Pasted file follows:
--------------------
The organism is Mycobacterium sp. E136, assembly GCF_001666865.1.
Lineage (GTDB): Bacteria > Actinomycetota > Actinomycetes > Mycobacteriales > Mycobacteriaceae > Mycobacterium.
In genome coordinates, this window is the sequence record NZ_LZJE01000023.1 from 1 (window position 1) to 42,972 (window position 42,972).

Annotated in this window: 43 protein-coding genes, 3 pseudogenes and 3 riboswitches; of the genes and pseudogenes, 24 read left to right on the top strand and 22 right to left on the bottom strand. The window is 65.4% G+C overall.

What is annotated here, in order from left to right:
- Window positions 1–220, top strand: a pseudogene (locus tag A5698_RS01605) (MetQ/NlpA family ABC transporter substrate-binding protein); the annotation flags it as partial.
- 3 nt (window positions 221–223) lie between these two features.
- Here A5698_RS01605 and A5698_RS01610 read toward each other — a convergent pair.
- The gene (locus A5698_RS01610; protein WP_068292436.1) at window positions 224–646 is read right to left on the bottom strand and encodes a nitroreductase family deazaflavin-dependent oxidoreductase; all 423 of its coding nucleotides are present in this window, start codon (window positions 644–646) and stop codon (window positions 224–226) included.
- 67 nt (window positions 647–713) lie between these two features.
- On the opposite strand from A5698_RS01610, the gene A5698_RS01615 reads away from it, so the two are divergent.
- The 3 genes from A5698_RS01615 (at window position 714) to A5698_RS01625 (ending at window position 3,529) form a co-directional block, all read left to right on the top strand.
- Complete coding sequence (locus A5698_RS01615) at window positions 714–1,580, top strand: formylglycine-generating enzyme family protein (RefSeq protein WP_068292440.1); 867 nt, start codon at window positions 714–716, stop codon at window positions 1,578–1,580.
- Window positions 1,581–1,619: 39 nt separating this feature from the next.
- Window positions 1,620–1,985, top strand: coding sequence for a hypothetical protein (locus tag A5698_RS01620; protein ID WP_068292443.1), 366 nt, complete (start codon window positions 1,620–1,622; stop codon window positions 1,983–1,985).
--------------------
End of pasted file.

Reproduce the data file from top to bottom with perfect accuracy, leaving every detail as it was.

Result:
The organism is Mycobacterium sp. E136, assembly GCF_001666865.1.
Lineage (GTDB): Bacteria > Actinomycetota > Actinomycetes > Mycobacteriales > Mycobacteriaceae > Mycobacterium.
In genome coordinates, this window is the sequence record NZ_LZJE01000023.1 from 1 (window position 1) to 42,972 (window position 42,972).

Annotated in this window: 43 protein-coding genes, 3 pseudogenes and 3 riboswitches; of the genes and pseudogenes, 24 read left to right on the top strand and 22 right to left on the bottom strand. The window is 65.4% G+C overall.

What is annotated here, in order from left to right:
- Window positions 1–220, top strand: a pseudogene (locus tag A5698_RS01605) (MetQ/NlpA family ABC transporter substrate-binding protein); the annotation flags it as partial.
- 3 nt (window positions 221–223) lie between these two features.
- Here A5698_RS01605 and A5698_RS01610 read toward each other — a convergent pair.
- The gene (locus A5698_RS01610; protein WP_068292436.1) at window positions 224–646 is read right to left on the bottom strand and encodes a nitroreductase family deazaflavin-dependent oxidoreductase; all 423 of its coding nucleotides are present in this window, start codon (window positions 644–646) and stop codon (window positions 224–226) included.
- 67 nt (window positions 647–713) lie between these two features.
- On the opposite strand from A5698_RS01610, the gene A5698_RS01615 reads away from it, so the two are divergent.
- The 3 genes from A5698_RS01615 (at window position 714) to A5698_RS01625 (ending at window position 3,529) form a co-directional block, all read left to right on the top strand.
- Complete coding sequence (locus A5698_RS01615) at window positions 714–1,580, top strand: formylglycine-generating enzyme family protein (RefSeq protein WP_068292440.1); 867 nt, start codon at window positions 714–716, stop codon at window positions 1,578–1,580.
- Window positions 1,581–1,619: 39 nt separating this feature from the next.
- Window positions 1,620–1,985, top strand: coding sequence for a hypothetical protein (locus tag A5698_RS01620; protein ID WP_068292443.1), 366 nt, complete (start codon window positions 1,620–1,622; stop codon window positions 1,983–1,985).